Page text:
Words are slippery things – and powerful. Therefore it behooves (seldom get to use that word!) us to handle them with respect.
We must be careful to distinguish between FACT and OPINION. A “fact” you can prove, either by your own experience or by scientific method. (“evolution” is a universally held scientific theory, not a provable fact.) An “opinion” is your personal conclusion from available information (sometimes influenced by emotion!).
And oh, yes, there is HEARSAY – somebody else’s opinion or expression of fact. Gossip falls under this category. We all tend to pass on the things we hear, particularly if the subject is known to the hearer, and especially if the juicy gossip is negative – STOP.
Wait a minute. I don’t do that! You don’t do that! Only other people do that!
When someone starts with a piece of hearsay, you can ask, “Did you witness this yourself?” If the answer is “yes” then ask, “Will it be helpful/useful for me to know this?” If the answer is “Yes”. THEN the story can be told. If the answers are “No.” You could say, “I don’t listen to that sort of thing.” Or some such statement.
Having offered you a procedure that almost never gets used, you might want to hold it in reserve for REAL IMPORTANT MATTE
RS. Let me give you a quicker, easier one: Hear it and DON’T REPEAT IT! Yes, passing on new, exciting news does get the attention of your audience and our egos love that – however, we run the risk of hurting someone else – and even ego turns from that.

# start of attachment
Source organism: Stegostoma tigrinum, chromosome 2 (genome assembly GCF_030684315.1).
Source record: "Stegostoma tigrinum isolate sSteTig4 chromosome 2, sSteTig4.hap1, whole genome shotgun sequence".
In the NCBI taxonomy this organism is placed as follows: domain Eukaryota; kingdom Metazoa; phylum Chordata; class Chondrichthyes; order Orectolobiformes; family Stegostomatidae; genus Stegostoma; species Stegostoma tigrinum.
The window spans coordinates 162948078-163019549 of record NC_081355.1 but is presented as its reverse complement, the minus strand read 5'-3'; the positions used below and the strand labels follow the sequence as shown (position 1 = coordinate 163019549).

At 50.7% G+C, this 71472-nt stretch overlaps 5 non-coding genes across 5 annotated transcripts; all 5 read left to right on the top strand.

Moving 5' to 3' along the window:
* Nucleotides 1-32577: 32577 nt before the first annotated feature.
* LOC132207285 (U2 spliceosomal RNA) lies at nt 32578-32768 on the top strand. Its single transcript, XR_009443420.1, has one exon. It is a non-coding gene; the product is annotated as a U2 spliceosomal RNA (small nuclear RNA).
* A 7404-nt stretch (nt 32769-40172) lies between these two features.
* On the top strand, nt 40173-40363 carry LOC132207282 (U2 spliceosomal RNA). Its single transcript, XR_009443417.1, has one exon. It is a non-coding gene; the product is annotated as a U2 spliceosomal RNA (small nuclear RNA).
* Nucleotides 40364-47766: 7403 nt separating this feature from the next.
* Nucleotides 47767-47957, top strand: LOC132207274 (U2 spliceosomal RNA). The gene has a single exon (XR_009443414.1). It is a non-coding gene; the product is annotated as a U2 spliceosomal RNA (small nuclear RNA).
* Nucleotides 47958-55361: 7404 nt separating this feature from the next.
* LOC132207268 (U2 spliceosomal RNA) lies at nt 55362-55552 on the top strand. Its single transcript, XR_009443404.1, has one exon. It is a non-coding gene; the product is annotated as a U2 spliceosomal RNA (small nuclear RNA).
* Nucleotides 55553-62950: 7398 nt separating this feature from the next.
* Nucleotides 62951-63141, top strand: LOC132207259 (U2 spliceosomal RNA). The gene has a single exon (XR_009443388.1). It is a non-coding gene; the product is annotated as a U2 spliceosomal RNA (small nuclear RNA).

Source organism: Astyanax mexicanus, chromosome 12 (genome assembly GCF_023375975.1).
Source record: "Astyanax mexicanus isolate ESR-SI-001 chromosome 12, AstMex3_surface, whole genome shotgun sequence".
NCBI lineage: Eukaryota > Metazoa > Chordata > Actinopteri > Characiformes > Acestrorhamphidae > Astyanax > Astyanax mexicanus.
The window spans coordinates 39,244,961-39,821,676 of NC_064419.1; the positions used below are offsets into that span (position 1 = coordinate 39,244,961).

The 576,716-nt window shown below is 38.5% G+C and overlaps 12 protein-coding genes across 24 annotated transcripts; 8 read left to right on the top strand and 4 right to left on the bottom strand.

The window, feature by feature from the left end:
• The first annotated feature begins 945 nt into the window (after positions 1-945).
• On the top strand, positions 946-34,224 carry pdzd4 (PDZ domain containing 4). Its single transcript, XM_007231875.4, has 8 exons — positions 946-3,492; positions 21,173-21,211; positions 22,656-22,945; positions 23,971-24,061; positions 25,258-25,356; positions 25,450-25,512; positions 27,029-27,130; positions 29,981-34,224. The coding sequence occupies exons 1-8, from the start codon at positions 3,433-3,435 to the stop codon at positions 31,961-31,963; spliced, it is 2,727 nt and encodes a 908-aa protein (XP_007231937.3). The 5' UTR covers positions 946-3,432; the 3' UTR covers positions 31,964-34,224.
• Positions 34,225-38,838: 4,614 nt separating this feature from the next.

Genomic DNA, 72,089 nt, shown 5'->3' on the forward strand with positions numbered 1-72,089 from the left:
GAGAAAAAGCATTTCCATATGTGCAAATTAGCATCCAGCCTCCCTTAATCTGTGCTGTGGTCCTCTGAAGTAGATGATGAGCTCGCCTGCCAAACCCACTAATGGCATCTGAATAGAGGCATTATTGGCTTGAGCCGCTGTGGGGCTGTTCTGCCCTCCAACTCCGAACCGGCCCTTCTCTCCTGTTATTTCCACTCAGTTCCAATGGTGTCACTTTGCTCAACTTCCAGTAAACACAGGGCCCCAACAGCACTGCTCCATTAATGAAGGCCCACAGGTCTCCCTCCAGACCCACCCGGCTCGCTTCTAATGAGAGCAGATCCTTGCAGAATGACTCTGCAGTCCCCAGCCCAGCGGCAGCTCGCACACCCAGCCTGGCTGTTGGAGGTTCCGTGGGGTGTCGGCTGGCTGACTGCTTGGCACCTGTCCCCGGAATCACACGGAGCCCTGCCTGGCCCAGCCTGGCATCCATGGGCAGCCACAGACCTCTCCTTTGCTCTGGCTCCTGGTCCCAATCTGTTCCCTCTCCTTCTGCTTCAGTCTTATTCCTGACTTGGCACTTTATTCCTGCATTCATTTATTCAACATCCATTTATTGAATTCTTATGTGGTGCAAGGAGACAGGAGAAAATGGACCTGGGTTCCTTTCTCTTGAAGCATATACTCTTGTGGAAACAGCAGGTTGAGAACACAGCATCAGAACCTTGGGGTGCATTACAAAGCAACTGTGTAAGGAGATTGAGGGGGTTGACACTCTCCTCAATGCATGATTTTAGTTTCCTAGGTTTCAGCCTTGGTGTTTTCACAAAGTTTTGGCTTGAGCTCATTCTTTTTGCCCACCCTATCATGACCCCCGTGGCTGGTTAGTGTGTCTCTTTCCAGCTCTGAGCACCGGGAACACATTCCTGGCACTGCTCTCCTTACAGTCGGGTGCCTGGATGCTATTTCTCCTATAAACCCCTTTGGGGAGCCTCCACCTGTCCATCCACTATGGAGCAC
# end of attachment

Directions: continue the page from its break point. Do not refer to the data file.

Another aspect of words is their magical power. Just think: if, when you get up in the morning and look in the bathroom mirror, you say, “OOOOhhh ,this is gonna be a really tough day.” Or “I’m dreading this day.” --It will be a harder day. If you keep telling a child that she or he is clumsy, they tend to expect that from themselves.
Positive affirmations also work this way: chose a characteristic you want to acquire. Write it on a paper and tape it to your bathroom mirror. – Each morning look yourself in the eye and repeat the affirmation three time, speaking as if you believe it – gradually it will become part of your picture of yourself. It works. You create the reality with your words.
It is perhaps most important to be very careful of your written words. They have no voice intonation, facial expressions, or body language to aid understanding.
I fully realize that this is a simplistic approach to the subject and welcome other opinions to ad
d to mine. In these confusing and frequently frightening times, we all seek clarity - and it’s hard to come by!
About the Author:
Grandmother Elspeth Odbert is the Visionary & Founder of GreenSong Incorporated and in her 90 years has become a living legend.